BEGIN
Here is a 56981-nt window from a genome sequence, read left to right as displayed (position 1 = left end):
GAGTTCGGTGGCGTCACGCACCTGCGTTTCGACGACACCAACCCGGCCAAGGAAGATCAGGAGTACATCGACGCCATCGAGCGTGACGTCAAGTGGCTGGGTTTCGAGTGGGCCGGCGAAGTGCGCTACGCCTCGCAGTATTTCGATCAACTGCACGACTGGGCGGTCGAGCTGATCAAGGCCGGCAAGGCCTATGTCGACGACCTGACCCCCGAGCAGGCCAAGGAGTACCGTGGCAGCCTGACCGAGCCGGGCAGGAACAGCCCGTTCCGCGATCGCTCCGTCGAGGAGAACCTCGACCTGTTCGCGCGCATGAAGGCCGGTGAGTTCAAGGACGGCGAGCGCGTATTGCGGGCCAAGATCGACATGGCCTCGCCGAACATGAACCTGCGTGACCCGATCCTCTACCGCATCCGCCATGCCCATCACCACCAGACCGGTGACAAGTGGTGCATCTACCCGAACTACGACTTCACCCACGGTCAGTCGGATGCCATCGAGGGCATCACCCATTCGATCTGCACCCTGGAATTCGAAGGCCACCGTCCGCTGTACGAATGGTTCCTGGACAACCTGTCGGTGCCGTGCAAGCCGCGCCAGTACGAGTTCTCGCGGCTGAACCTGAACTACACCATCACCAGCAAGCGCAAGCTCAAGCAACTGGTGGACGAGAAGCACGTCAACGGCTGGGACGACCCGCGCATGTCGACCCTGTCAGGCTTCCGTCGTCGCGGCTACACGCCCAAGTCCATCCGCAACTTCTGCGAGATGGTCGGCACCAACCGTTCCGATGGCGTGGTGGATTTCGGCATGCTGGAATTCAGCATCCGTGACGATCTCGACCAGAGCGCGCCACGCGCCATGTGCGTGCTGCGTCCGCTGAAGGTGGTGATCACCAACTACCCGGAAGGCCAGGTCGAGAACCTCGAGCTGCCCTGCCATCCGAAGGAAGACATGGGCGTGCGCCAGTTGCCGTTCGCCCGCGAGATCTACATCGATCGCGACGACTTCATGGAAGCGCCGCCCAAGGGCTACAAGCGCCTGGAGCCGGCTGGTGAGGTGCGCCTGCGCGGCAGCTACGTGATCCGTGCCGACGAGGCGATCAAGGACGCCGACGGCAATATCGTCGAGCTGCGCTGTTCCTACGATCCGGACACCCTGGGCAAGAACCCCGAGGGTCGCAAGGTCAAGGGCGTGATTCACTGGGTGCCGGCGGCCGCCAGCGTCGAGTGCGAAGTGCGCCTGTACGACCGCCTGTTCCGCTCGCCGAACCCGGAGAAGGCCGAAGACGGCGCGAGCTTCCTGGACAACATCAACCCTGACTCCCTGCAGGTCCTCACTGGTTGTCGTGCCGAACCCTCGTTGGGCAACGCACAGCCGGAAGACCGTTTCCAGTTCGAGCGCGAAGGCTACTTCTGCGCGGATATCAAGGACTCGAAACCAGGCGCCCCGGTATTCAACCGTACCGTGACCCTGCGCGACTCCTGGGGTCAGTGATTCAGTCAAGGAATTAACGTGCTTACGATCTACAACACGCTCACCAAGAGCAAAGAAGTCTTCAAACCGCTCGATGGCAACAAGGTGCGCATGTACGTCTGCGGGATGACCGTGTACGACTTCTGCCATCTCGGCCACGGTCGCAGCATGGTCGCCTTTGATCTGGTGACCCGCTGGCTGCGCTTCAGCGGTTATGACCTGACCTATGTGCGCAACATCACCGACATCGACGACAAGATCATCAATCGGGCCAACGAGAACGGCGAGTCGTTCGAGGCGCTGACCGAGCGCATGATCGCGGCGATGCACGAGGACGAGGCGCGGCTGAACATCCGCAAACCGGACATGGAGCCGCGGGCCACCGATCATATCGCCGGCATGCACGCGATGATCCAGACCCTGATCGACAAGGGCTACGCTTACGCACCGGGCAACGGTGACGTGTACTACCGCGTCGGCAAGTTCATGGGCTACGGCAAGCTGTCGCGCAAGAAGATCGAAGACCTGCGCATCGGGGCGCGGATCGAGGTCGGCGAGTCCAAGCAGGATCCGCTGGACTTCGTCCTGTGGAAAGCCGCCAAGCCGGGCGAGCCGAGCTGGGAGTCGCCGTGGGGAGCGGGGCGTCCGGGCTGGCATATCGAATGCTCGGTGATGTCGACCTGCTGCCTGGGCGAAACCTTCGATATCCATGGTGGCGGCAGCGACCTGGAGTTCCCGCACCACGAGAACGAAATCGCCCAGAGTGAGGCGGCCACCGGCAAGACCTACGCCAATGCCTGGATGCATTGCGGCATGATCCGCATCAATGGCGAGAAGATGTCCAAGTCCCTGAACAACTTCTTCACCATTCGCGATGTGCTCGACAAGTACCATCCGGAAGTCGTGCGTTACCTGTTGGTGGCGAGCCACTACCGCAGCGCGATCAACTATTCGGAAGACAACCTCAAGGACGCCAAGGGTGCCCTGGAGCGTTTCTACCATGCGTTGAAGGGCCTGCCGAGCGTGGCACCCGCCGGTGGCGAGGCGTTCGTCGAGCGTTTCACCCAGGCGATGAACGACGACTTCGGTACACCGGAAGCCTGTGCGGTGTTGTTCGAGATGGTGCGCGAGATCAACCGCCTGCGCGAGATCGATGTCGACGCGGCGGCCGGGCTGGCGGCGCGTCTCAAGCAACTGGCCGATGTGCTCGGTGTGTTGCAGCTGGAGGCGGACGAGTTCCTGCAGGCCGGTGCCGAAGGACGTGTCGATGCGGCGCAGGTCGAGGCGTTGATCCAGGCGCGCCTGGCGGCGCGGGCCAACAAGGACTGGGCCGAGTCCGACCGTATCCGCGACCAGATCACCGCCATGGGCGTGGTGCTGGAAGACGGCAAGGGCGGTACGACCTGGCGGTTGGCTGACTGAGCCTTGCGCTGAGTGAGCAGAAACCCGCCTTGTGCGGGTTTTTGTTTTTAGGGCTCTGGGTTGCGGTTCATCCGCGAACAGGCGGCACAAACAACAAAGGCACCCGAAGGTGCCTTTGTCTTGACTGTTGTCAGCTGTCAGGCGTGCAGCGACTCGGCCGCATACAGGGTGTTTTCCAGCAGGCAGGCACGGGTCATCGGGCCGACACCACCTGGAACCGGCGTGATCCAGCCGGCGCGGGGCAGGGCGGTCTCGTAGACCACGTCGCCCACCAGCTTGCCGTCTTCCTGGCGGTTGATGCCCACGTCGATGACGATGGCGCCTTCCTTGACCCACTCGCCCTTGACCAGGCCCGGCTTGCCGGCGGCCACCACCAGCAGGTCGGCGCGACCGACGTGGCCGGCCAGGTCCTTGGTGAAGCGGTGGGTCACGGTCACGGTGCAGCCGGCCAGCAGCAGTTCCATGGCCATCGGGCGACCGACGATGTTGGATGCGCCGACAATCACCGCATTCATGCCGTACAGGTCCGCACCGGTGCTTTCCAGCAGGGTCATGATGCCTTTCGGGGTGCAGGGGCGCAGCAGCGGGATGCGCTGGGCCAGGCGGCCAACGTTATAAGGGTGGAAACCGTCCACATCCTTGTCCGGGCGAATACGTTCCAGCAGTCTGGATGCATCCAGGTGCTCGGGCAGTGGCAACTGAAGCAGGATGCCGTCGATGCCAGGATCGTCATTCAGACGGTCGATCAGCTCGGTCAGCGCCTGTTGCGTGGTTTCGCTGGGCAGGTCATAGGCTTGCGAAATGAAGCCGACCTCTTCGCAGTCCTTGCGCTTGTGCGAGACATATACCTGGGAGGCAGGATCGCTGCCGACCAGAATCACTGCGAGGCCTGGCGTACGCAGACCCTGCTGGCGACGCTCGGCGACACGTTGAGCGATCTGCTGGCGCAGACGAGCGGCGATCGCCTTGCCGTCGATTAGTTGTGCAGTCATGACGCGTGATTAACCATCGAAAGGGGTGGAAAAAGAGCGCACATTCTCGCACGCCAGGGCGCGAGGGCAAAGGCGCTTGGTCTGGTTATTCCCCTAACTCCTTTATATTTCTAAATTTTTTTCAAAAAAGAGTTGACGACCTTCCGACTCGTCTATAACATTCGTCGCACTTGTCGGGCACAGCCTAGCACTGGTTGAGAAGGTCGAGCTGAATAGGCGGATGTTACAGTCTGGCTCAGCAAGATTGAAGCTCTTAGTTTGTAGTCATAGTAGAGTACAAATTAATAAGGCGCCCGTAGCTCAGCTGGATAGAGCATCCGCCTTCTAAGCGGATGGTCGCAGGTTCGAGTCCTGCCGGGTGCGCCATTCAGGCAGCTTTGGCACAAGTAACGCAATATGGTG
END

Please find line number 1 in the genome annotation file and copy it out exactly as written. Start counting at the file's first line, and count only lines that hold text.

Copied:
Here is a 56981-nt window from a genome sequence, read left to right as displayed (position 1 = left end):